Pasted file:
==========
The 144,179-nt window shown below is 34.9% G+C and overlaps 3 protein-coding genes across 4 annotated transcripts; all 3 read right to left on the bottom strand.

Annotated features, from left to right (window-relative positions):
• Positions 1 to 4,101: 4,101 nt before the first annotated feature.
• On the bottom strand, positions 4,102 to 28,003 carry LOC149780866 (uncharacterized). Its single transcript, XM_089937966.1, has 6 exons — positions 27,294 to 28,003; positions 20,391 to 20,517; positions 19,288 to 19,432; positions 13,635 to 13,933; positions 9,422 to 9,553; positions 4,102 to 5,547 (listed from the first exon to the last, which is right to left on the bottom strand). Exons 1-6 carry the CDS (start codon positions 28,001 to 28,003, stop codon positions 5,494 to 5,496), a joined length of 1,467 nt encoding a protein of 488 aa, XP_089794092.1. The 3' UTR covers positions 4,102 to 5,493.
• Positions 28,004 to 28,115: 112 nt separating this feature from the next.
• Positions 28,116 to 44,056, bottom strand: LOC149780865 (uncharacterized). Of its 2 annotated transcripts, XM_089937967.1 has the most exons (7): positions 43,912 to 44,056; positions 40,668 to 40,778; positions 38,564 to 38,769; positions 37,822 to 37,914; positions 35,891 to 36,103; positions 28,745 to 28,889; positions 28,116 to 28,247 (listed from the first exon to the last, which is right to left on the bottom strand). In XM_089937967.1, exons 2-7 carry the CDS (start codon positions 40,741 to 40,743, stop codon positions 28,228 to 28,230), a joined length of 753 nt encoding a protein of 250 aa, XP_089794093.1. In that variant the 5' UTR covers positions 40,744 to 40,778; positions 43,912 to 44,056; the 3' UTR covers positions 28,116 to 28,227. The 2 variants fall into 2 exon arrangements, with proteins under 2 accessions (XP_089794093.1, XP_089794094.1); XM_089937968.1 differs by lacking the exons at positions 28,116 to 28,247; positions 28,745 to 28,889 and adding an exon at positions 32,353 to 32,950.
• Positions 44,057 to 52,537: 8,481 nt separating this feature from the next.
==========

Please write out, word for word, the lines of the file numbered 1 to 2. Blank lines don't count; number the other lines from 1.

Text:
The 144,179-nt window shown below is 34.9% G+C and overlaps 3 protein-coding genes across 4 annotated transcripts; all 3 read right to left on the bottom strand.

Annotated features, from left to right (window-relative positions):